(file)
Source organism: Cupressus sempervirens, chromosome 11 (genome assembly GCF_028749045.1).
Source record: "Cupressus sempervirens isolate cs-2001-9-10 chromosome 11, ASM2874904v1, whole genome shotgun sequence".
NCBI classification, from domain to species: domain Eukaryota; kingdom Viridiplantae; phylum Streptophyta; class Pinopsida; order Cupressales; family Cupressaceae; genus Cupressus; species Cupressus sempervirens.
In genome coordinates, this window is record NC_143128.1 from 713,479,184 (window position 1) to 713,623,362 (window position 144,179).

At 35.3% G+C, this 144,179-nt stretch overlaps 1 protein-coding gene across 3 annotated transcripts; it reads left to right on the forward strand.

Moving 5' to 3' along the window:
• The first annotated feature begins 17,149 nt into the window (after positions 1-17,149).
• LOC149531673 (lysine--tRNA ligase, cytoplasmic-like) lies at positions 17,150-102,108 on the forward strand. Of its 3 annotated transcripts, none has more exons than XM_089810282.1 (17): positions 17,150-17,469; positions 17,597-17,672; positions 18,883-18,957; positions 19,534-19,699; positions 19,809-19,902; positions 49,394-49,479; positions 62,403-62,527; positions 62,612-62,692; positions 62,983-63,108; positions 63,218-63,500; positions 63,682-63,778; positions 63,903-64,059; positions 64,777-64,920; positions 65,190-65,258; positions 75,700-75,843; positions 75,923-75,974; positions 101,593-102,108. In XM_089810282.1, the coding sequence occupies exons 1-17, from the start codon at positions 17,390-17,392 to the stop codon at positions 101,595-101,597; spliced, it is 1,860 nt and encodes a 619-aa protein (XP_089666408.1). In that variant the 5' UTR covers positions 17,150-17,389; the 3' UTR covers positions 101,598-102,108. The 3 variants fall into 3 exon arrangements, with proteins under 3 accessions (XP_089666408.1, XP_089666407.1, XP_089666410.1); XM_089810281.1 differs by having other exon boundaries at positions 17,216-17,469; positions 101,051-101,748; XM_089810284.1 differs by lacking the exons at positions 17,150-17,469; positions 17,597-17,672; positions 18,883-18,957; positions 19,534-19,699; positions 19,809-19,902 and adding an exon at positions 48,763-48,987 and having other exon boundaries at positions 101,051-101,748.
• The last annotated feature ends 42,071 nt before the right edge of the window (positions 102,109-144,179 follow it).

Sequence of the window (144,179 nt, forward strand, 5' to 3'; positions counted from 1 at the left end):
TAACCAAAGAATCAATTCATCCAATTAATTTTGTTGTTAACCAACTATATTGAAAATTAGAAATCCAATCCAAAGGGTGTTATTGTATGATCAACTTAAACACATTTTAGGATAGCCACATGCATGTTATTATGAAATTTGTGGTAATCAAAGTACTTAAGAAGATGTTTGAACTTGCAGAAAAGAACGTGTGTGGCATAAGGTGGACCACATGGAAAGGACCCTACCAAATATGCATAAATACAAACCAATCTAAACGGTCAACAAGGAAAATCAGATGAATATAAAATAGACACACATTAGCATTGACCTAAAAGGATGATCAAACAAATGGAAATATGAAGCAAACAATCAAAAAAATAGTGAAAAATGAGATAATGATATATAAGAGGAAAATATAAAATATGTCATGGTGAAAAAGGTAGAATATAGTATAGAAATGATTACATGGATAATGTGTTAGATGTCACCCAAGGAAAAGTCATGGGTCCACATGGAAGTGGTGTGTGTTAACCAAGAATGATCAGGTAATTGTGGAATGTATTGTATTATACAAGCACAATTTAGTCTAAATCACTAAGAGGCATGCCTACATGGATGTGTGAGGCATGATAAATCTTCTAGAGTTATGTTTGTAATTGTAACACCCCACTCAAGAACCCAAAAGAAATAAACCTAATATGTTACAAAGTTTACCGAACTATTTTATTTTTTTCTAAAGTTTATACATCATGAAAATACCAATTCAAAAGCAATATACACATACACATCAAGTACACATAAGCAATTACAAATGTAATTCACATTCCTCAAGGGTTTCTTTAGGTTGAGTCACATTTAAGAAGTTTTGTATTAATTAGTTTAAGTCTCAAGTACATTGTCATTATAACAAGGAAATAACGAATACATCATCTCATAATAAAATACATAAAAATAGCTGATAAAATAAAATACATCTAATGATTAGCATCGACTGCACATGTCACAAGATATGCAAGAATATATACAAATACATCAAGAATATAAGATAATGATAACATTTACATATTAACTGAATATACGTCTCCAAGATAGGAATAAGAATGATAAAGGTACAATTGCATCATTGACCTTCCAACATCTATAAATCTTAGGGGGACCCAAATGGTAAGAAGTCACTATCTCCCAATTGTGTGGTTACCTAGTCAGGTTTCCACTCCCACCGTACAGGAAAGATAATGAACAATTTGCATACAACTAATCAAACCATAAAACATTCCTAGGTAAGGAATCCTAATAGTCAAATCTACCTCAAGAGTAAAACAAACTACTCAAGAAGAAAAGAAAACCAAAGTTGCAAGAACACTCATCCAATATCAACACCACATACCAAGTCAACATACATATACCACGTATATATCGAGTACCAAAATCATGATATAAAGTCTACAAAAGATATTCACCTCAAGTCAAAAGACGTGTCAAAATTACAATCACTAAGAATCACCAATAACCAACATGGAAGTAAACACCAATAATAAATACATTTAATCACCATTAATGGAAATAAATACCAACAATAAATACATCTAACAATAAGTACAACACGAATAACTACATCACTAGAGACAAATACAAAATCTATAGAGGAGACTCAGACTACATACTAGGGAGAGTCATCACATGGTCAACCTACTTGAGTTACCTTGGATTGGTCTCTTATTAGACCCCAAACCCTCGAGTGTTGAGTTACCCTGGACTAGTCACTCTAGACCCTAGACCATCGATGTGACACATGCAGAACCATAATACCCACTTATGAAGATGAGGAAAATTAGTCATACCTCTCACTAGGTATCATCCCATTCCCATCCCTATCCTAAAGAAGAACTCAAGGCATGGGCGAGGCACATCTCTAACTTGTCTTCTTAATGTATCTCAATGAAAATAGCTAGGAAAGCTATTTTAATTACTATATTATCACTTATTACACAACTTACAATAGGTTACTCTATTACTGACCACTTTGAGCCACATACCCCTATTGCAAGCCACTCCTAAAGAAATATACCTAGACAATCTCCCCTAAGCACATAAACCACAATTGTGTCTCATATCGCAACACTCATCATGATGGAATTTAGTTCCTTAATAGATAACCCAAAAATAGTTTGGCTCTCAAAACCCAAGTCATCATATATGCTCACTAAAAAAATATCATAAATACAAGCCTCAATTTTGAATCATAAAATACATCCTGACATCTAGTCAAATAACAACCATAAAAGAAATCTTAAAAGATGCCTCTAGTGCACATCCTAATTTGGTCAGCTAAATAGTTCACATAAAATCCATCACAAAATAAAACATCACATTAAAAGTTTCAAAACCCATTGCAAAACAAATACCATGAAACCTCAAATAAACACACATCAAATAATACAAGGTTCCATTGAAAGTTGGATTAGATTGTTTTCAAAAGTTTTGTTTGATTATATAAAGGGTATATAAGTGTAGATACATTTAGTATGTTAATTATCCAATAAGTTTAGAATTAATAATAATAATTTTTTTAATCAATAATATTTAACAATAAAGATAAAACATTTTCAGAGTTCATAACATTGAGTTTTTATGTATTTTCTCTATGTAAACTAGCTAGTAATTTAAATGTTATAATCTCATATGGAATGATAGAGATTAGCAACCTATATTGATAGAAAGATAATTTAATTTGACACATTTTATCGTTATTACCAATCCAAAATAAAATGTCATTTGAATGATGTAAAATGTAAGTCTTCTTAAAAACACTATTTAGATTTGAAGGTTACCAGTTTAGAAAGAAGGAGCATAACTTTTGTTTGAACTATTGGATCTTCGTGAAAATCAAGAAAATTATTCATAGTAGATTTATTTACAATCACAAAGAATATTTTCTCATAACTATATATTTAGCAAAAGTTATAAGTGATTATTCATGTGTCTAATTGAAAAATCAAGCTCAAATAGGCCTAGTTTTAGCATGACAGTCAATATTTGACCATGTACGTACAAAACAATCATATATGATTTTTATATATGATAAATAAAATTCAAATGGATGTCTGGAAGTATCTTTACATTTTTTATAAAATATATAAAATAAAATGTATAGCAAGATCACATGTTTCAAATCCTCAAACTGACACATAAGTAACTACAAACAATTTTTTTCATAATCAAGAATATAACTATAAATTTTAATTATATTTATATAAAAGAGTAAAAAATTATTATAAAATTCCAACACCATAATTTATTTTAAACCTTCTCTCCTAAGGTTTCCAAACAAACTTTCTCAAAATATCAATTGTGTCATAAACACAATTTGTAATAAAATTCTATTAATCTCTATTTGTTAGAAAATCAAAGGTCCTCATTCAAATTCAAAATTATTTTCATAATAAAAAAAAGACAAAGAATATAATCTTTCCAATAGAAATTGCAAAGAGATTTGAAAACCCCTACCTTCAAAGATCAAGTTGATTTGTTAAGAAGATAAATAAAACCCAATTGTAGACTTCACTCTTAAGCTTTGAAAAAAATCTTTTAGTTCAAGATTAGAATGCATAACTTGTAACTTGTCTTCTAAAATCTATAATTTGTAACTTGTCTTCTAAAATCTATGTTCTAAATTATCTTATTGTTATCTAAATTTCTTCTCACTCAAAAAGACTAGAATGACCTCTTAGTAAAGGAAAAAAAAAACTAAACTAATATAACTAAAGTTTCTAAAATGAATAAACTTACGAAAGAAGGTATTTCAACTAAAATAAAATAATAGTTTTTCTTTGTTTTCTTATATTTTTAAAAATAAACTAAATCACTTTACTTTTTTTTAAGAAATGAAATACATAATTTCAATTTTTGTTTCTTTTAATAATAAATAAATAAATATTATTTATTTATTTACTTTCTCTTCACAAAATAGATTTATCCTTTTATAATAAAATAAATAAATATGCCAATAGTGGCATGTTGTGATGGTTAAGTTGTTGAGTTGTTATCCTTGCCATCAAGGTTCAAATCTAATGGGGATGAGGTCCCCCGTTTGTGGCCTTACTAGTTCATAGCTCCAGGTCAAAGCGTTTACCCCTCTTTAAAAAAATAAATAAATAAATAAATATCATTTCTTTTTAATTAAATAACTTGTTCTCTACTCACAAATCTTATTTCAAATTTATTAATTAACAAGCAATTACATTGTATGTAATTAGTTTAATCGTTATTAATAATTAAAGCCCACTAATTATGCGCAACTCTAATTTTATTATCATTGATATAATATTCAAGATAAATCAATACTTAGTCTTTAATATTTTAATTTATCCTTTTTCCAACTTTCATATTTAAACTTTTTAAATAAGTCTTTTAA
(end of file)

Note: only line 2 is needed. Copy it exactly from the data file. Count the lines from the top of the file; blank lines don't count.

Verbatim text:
Source record: "Cupressus sempervirens isolate cs-2001-9-10 chromosome 11, ASM2874904v1, whole genome shotgun sequence".